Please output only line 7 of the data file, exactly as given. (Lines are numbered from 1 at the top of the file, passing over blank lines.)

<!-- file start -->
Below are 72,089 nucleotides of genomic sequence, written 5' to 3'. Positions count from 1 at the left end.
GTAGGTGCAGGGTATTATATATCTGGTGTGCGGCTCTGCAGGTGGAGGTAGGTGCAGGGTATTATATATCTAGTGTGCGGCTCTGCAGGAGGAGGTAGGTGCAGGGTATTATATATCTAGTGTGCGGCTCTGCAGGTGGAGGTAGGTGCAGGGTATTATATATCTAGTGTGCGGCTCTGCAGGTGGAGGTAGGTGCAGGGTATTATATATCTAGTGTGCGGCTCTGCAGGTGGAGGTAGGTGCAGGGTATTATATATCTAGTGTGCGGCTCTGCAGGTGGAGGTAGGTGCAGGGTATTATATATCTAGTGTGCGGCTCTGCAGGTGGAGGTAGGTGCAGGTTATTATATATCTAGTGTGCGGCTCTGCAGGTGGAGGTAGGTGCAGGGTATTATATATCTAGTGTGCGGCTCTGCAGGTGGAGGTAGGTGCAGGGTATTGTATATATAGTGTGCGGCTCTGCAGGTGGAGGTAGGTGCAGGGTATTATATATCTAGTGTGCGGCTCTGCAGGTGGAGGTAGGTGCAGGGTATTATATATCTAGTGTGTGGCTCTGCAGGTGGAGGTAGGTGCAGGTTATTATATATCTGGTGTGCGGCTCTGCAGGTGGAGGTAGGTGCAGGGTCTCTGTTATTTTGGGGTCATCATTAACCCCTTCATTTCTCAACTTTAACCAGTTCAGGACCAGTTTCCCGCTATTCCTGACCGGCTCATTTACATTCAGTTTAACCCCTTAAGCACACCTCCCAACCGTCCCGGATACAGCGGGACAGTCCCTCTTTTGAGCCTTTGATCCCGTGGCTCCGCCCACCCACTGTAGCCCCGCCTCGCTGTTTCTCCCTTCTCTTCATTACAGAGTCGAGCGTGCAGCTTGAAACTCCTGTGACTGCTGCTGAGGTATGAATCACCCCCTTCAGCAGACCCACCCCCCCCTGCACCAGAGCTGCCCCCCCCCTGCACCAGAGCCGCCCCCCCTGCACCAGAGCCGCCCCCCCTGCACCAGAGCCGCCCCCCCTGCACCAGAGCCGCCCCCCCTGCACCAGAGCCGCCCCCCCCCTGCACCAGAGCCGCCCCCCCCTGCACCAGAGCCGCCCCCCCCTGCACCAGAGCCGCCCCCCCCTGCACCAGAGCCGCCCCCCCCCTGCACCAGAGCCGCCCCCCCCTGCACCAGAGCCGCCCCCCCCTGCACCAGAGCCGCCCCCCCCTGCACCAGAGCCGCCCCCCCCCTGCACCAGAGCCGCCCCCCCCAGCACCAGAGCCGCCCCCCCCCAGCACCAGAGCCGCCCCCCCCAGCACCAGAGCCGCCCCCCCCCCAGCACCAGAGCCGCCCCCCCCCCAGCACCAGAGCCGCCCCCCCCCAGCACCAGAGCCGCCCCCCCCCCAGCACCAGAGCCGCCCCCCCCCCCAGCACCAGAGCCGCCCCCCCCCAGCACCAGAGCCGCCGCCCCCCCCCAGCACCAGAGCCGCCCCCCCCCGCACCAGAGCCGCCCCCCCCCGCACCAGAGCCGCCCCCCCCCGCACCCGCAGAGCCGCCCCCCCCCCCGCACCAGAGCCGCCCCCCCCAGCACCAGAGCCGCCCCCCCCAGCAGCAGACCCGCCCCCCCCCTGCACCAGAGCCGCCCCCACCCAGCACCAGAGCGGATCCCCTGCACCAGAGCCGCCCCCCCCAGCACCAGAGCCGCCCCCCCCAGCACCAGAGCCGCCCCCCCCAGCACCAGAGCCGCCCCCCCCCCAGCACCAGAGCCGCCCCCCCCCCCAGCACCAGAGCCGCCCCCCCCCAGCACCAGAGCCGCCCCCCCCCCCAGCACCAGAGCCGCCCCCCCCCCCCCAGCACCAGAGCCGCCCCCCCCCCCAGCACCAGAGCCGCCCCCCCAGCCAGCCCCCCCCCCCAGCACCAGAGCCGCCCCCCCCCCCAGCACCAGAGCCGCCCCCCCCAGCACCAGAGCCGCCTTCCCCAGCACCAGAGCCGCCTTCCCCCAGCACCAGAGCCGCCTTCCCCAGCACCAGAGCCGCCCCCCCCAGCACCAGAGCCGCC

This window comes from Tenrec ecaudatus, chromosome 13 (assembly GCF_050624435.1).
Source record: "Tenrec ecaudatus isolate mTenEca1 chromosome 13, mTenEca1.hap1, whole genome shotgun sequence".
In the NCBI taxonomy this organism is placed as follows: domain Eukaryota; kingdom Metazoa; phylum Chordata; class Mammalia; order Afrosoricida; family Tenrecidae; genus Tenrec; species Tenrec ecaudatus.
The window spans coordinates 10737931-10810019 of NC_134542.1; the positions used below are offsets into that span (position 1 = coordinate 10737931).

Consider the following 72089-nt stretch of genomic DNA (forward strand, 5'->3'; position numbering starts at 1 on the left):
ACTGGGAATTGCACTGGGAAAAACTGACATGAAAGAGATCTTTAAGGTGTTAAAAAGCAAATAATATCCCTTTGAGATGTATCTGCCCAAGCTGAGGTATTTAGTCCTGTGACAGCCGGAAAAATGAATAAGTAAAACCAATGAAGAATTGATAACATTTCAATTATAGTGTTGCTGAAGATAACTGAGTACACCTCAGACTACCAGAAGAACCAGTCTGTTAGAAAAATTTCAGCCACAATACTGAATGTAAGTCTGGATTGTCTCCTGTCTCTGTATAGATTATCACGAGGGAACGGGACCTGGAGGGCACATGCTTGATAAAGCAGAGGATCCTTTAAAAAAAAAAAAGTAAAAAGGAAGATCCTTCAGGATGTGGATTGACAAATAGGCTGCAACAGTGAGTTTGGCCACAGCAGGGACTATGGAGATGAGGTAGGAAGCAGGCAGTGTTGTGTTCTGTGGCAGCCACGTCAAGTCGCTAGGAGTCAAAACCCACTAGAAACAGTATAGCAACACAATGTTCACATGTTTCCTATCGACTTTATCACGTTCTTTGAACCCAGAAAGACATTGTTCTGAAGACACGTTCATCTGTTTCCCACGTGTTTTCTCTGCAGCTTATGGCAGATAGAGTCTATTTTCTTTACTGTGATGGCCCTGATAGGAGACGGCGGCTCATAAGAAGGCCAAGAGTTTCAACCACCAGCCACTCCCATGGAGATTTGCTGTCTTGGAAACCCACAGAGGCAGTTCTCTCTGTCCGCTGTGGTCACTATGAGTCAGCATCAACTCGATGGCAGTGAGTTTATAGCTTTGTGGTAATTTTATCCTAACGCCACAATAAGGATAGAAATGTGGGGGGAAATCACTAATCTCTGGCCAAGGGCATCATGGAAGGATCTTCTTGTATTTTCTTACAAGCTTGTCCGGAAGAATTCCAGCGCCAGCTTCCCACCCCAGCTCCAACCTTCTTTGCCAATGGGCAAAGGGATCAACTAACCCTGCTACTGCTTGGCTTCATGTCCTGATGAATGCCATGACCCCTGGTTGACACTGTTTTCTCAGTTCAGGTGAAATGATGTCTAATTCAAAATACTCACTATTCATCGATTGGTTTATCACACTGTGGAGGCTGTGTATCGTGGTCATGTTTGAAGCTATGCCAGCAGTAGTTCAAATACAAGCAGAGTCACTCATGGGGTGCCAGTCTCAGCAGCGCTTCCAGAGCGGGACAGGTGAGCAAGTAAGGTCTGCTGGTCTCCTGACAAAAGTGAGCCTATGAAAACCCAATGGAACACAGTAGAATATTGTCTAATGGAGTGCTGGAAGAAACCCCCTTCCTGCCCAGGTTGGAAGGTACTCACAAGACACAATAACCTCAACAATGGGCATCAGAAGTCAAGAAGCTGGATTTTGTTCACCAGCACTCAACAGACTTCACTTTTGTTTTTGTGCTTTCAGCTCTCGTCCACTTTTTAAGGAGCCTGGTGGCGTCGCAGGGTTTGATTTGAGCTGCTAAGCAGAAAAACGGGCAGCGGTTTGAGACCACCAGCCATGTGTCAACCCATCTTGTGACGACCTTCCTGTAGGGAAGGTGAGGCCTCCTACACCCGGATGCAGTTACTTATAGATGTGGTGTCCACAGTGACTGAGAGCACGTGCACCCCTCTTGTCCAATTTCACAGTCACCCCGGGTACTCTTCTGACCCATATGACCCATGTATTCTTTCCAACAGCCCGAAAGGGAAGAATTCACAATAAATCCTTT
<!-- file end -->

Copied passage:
Consider the following 72089-nt stretch of genomic DNA (forward strand, 5'->3'; position numbering starts at 1 on the left):